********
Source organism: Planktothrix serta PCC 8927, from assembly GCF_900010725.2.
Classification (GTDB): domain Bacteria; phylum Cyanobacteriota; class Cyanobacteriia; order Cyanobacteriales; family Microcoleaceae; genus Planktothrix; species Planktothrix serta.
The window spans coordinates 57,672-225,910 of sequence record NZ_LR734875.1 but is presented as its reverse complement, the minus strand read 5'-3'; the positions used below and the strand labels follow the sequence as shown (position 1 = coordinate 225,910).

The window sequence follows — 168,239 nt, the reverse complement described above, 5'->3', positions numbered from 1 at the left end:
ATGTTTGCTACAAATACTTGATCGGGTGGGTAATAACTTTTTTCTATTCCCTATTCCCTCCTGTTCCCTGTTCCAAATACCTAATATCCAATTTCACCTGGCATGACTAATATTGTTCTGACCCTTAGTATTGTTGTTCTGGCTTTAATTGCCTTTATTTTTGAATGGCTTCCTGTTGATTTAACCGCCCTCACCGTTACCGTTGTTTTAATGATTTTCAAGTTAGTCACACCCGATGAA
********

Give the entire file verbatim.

Source organism: Planktothrix serta PCC 8927, from assembly GCF_900010725.2.
Classification (GTDB): domain Bacteria; phylum Cyanobacteriota; class Cyanobacteriia; order Cyanobacteriales; family Microcoleaceae; genus Planktothrix; species Planktothrix serta.
The window spans coordinates 57,672-225,910 of sequence record NZ_LR734875.1 but is presented as its reverse complement, the minus strand read 5'-3'; the positions used below and the strand labels follow the sequence as shown (position 1 = coordinate 225,910).

The window sequence follows — 168,239 nt, the reverse complement described above, 5'->3', positions numbered from 1 at the left end:
ATGTTTGCTACAAATACTTGATCGGGTGGGTAATAACTTTTTTCTATTCCCTATTCCCTCCTGTTCCCTGTTCCAAATACCTAATATCCAATTTCACCTGGCATGACTAATATTGTTCTGACCCTTAGTATTGTTGTTCTGGCTTTAATTGCCTTTATTTTTGAATGGCTTCCTGTTGATTTAACCGCCCTCACCGTTACCGTTGTTTTAATGATTTTCAAGTTAGTCACACCCGATGAA